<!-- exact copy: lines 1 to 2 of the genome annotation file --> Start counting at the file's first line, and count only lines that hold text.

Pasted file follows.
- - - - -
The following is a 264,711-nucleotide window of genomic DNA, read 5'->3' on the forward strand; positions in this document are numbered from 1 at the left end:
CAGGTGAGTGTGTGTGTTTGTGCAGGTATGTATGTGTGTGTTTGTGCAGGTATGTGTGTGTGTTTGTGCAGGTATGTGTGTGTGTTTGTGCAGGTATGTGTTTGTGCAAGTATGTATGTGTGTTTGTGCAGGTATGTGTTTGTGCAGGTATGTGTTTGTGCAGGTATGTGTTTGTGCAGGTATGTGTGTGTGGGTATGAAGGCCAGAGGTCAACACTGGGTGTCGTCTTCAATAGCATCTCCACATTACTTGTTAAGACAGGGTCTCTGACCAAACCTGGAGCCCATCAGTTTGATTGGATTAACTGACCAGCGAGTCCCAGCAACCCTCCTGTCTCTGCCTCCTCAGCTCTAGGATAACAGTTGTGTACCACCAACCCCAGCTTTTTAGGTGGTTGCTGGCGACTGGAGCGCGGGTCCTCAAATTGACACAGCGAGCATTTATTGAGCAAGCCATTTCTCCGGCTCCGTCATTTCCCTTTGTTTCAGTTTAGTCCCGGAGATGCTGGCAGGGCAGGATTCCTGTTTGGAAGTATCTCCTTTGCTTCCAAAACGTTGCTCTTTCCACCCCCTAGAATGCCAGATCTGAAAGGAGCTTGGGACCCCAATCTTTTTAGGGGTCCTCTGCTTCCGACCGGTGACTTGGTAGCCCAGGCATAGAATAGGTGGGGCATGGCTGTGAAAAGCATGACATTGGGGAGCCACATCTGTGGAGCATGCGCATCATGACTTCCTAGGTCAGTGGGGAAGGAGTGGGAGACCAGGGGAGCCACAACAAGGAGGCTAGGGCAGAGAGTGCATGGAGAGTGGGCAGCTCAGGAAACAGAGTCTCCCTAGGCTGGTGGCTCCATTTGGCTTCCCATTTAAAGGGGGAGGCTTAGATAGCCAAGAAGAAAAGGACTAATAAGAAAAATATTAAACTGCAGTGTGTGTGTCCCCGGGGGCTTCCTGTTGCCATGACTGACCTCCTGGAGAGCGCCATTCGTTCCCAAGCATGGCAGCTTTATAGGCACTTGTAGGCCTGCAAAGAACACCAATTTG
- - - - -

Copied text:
The following is a 264,711-nucleotide window of genomic DNA, read 5'->3' on the forward strand; positions in this document are numbered from 1 at the left end:
CAGGTGAGTGTGTGTGTTTGTGCAGGTATGTATGTGTGTGTTTGTGCAGGTATGTGTGTGTGTTTGTGCAGGTATGTGTGTGTGTTTGTGCAGGTATGTGTTTGTGCAAGTATGTATGTGTGTTTGTGCAGGTATGTGTTTGTGCAGGTATGTGTTTGTGCAGGTATGTGTTTGTGCAGGTATGTGTGTGTGGGTATGAAGGCCAGAGGTCAACACTGGGTGTCGTCTTCAATAGCATCTCCACATTACTTGTTAAGACAGGGTCTCTGACCAAACCTGGAGCCCATCAGTTTGATTGGATTAACTGACCAGCGAGTCCCAGCAACCCTCCTGTCTCTGCCTCCTCAGCTCTAGGATAACAGTTGTGTACCACCAACCCCAGCTTTTTAGGTGGTTGCTGGCGACTGGAGCGCGGGTCCTCAAATTGACACAGCGAGCATTTATTGAGCAAGCCATTTCTCCGGCTCCGTCATTTCCCTTTGTTTCAGTTTAGTCCCGGAGATGCTGGCAGGGCAGGATTCCTGTTTGGAAGTATCTCCTTTGCTTCCAAAACGTTGCTCTTTCCACCCCCTAGAATGCCAGATCTGAAAGGAGCTTGGGACCCCAATCTTTTTAGGGGTCCTCTGCTTCCGACCGGTGACTTGGTAGCCCAGGCATAGAATAGGTGGGGCATGGCTGTGAAAAGCATGACATTGGGGAGCCACATCTGTGGAGCATGCGCATCATGACTTCCTAGGTCAGTGGGGAAGGAGTGGGAGACCAGGGGAGCCACAACAAGGAGGCTAGGGCAGAGAGTGCATGGAGAGTGGGCAGCTCAGGAAACAGAGTCTCCCTAGGCTGGTGGCTCCATTTGGCTTCCCATTTAAAGGGGGAGGCTTAGATAGCCAAGAAGAAAAGGACTAATAAGAAAAATATTAAACTGCAGTGTGTGTGTCCCCGGGGGCTTCCTGTTGCCATGACTGACCTCCTGGAGAGCGCCATTCGTTCCCAAGCATGGCAGCTTTATAGGCACTTGTAGGCCTGCAAAGAACACCAATTTG